As a society, we tend to value and celebrate extroverts. With their big personalities and outgoing nature, they form quick and easy friendships and thrive in the spotlight. People who are more reserved are often underestimated because they exude less confidence. But what really matters is a person’s competence, not their conviction.
Extroversion is one of the Big Five personality traits. People with higher levels of extroversion tend to seek out social interaction and conversations, thrive in busy environments, express themselves easily and act more impulsively. Since introversion lies on the other end of the spectrum, it tends to have the opposite characteristics.
It’s important to understand that being quiet does not mean a person is submissive or less capable, it just means that they don’t need to be the centre of attention all the time. Quiet people do not lack social skills. In fact, they are often great listeners and communicators. They develop relationships based on trust and respect.
The Source of One’s Energy
Introversion and extraversion refer to how we tend to recharge our brains, whether our energy generally flows inward or outward. The brain of an introvert is stimulated by solidarity. Where extroverts have more activity in the sensory areas of the brain and therefore seek external stimulation through social activities, introverts tend to keep their energy and enthusiasm to themselves.
Extroverts get energy from social interactions because it gives them a jolt of dopamine, but too much socialising drains an introvert and can make them feel overstimulated. People with high extroversion gain energy by spending time with other people, while introverts gain energy through privately reflecting on their thoughts and feelings. However, this doesn’t mean they necessarily dislike interacting with other people.
Being an introvert also in no way hinders someone’s performance. You can have a large personality and still be an introvert – Elon Musk, Simon Sinek, Bill Gates, and Lady Gaga all fit that bill. In the workplace, one personality type isn’t better than the other either. It all depends on the job that needs doing and the traits necessary for success in a particular role.
Success and Leadership
Both extraverts and introverts can have a high aptitude for success when they are in the right environment, although more introverted people tend to be more interested in serious information rather than chit-chat and small talk. People with lower extroversion are often precise and detail-oriented. They depend less on encouragement, are logical leaders, and their ability to seriously focus on tasks leads to high effectiveness.
More introverted people can be excellent problem-solvers and complex thinkers. They are naturally analytical and spend time researching new information and finding better ways to do their job. They are also careful to express themselves accurately. They value their own boundaries and are therefore especially mindful of others.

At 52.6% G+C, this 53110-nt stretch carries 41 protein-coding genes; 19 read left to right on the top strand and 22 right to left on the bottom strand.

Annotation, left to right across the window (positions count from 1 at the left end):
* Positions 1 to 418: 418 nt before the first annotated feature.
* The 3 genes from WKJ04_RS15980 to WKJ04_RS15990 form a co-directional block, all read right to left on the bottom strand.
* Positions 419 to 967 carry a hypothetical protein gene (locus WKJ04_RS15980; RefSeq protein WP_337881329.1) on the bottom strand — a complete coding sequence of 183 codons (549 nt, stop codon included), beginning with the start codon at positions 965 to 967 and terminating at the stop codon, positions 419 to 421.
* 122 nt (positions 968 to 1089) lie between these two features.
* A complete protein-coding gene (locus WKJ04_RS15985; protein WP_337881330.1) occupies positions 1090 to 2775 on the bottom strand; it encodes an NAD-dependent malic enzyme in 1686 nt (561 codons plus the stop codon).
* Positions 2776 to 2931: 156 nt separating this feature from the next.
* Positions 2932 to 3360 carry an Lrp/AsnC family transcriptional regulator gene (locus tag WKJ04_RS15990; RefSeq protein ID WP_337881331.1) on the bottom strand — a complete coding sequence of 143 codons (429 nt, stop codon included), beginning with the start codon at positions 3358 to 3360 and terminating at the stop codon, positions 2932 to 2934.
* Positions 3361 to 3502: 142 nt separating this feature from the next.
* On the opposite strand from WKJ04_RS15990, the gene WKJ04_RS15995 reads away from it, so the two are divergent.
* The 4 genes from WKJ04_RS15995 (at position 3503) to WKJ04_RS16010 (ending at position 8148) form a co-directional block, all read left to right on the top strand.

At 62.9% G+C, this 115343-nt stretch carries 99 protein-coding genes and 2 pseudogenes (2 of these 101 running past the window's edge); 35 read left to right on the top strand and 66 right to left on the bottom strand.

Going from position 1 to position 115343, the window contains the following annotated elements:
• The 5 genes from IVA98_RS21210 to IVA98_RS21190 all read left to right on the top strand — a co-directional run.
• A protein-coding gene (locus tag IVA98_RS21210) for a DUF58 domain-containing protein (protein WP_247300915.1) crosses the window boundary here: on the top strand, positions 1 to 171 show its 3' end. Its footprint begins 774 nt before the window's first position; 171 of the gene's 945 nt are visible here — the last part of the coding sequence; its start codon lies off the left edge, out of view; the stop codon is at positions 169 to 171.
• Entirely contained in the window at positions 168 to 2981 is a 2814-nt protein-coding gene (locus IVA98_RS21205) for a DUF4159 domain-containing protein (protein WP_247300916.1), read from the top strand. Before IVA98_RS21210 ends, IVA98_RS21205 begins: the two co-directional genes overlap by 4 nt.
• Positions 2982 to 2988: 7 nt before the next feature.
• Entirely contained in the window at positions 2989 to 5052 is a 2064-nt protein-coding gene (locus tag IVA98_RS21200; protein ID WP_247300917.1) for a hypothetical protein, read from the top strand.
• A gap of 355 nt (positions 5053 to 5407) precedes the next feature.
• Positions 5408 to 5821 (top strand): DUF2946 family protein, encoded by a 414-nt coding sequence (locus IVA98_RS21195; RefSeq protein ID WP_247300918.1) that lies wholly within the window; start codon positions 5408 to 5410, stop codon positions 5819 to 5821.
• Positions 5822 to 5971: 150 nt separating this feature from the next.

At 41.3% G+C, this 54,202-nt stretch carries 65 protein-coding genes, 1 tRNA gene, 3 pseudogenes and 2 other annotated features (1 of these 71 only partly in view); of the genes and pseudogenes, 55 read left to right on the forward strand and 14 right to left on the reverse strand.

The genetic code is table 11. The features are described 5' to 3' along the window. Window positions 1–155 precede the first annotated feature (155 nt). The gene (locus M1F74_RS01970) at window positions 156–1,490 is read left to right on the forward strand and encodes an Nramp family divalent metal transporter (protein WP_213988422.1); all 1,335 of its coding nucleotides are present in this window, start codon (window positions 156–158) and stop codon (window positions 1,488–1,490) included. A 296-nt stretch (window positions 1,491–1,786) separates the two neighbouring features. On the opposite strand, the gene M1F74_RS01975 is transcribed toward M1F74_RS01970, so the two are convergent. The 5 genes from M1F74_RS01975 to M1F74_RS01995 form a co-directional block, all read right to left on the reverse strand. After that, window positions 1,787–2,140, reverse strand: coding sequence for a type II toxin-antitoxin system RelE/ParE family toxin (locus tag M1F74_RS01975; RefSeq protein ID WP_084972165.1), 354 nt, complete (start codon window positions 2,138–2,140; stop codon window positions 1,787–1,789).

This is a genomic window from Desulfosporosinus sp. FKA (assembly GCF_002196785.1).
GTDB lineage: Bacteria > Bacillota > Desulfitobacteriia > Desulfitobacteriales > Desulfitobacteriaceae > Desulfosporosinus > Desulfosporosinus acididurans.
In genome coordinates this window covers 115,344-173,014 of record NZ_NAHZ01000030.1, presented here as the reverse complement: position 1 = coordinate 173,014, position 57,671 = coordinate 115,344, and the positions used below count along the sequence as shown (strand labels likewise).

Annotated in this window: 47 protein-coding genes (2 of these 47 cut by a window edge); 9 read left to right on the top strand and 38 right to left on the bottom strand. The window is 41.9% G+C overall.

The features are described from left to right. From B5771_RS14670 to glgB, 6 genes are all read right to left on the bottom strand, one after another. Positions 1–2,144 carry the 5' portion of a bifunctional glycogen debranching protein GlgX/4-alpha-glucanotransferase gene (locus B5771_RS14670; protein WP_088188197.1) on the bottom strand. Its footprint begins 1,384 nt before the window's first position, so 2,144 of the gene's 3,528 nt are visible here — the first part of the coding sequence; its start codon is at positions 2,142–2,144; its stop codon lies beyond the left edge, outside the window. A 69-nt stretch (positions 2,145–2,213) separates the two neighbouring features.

A 2018 Yale study confirms that introverts may have the upper hand when it comes to leadership. Their strength lies in their ability to see the bigger picture in any circumstance. They are pragmatic and think before they act, which means they don’t make snap decisions.
In Susan Cain’s celebrated book, Quiet: The Power of Introverts in a World That Can’t Stop Talking, the author argues that modern Western culture misunderstands and undervalues the traits and capabilities of introverted people, leading to “a colossal waste of talent, energy, and happiness.”
Who has the Distinct Advantage?
Essentially, those who take their time to ensure they consider every possibility and understand the situation completely will be best prepared for anything that comes their way. Being loud doesn’t always mean being right. In a world filled with noise, being silent can be a much more effective tool for persuasion and influence.
A person who spends more of their time in their own head has had more time to introspect and deliberate. The more time you introspect, the better you know yourself. The better you know yourself, the better you know what to avoid and what to exploit. You learn your strengths and weaknesses, and those who understand themselves best tend to do best in life.
Using labels such as “introvert” and “extravert” assumes that people fall into distinct groups in the traits, but they rarely do. Carl Jung, who introduced the concepts back in 1923, said: “There is no such thing as a pure introvert or extrovert. Such a person would be in the lunatic asylum.”
Most people have both introverted and extroverted traits and can be either quiet or outspoken, depending on the situation. Those who have struck the perfect balance between introversion and extroversion are the ambiverts, who can flip into either depending on their mood, the context and their goals. Just as everyone is different on the extroversion scale, everyone’s definition of success is different. The person who comes out on top is the one who knows how to balance the advantages.